Getting It Done

Important Note:  This is the final week of school for me and then Final Exam Week occurs Friday through Thursday of the following week.  I have a final paper and final exam (and to be honest, I’m behind on other school work as well), so the blog entries may be a bit erratic for the next two weeks.  I’ll try to be consistent, but I may not always upload a daily entry during these two weeks.

Getting it Done

So, there is a screenwriting channel on YouTube that I recently found and it has reignited my passion for screenwriting and storytelling, in general.  One of the interviewees talked about working at several jobs and working tables as a waitress while writing in order to have steady income until writing became her primary occupation.  I really liked what she had to say–the problem is, she specifically referenced writing at night after the job was over.

I really like the idea of writing while working until writing becomes your primary job as this feels a lot like what I’m trying to do even while I’m in school.  However, I’ve found that writing after class is next to impossible for me.  I usually have to expend so much energy getting ready for class (reading, writing, papers, etc.), that by the time I get home, I’m usually mentally drained.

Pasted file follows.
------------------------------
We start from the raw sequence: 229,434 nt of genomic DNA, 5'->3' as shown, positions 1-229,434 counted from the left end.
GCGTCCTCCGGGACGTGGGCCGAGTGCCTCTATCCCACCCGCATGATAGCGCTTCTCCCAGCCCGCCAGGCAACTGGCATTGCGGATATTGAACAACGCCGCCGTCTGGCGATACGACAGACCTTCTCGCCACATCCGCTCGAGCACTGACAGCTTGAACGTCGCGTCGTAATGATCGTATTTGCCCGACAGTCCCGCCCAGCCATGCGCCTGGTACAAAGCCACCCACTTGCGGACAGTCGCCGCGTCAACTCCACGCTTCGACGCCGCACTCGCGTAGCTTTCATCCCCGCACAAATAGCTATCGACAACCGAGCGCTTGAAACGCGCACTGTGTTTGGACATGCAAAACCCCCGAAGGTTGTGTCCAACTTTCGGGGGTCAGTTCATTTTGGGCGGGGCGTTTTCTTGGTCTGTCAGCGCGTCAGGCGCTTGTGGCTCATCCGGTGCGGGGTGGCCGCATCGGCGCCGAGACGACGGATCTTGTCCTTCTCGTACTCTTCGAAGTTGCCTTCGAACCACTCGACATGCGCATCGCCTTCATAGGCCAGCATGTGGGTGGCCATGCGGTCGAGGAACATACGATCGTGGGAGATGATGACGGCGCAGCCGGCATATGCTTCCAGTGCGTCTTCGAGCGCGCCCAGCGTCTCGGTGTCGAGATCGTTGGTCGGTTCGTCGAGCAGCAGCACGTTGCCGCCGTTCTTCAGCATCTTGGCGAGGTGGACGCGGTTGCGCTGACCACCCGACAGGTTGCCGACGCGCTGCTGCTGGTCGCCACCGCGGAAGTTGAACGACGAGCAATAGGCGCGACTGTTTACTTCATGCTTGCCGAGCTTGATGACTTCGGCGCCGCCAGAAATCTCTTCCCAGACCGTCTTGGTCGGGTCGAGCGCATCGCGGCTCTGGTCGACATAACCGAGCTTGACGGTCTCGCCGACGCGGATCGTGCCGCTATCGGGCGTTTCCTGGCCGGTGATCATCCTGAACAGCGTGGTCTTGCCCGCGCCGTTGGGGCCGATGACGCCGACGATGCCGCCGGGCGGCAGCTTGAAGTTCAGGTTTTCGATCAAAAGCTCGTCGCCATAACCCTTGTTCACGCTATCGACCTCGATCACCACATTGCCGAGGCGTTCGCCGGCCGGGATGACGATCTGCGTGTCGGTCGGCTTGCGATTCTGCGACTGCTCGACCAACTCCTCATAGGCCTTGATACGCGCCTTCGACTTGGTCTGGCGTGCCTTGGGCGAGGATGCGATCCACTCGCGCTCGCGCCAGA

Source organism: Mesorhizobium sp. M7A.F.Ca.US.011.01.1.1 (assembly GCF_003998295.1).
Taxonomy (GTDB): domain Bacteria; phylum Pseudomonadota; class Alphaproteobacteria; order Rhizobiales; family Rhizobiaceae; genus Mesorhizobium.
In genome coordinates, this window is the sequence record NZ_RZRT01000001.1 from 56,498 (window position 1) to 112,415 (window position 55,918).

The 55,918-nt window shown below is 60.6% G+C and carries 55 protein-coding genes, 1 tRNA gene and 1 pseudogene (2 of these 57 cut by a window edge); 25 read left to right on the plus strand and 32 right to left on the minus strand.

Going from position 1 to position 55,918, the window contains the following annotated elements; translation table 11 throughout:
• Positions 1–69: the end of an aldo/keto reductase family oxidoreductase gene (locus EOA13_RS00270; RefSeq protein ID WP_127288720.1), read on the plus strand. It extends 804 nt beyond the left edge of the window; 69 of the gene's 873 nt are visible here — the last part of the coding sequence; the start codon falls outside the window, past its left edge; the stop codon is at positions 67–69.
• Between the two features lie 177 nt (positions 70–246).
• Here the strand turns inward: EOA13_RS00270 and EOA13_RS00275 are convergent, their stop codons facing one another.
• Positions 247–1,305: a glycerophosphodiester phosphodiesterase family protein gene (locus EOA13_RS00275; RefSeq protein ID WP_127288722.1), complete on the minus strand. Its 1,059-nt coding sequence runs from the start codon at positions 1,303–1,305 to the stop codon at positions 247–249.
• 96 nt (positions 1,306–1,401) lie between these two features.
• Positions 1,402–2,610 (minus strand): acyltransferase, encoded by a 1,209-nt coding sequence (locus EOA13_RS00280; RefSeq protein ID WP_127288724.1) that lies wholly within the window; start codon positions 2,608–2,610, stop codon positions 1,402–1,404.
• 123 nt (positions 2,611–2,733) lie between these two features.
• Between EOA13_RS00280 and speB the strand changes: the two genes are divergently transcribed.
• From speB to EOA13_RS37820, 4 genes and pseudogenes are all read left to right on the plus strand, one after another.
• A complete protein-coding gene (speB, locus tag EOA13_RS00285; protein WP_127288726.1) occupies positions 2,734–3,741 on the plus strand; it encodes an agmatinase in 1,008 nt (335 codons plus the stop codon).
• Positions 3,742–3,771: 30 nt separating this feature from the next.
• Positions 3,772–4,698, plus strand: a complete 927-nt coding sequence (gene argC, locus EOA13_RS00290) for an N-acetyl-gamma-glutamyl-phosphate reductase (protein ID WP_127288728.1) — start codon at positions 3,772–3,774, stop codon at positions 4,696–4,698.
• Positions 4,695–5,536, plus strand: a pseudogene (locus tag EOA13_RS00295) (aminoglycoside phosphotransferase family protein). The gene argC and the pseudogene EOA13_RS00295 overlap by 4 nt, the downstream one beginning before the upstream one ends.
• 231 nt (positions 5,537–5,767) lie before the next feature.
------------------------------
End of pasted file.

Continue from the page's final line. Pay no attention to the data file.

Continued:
Adjusting to Make it Work for You

So, for me I really need to do my writing before going to class, to work, or wherever/whatever I need to do, otherwise I do a lot of thinking about writing, but I never actually seem to write.  Writing at the end of the day just doesn’t seem to work for me and since the writing process is so individual, you have to take whatever advice you think will work for you, try it, and then adjust it as you need to do so.  For me, writing before is better than writing at the end.  Just like for the interviewee in the above YouTube video, I really like writing and my projects.  I’m just not a “night-owl,” so I’ll need to adjust my way of thinking and incorporate her advice so that it works for a “bright-eyed, up-and-at-’em” type of morning person that I am.

Whatever works is a good motto to have if you’re a writer–you just need to make sure to adjust and apply (writing) advice to your own unique process and situation.  Something that I need to remember and be reminded of from time to time.

Sidney



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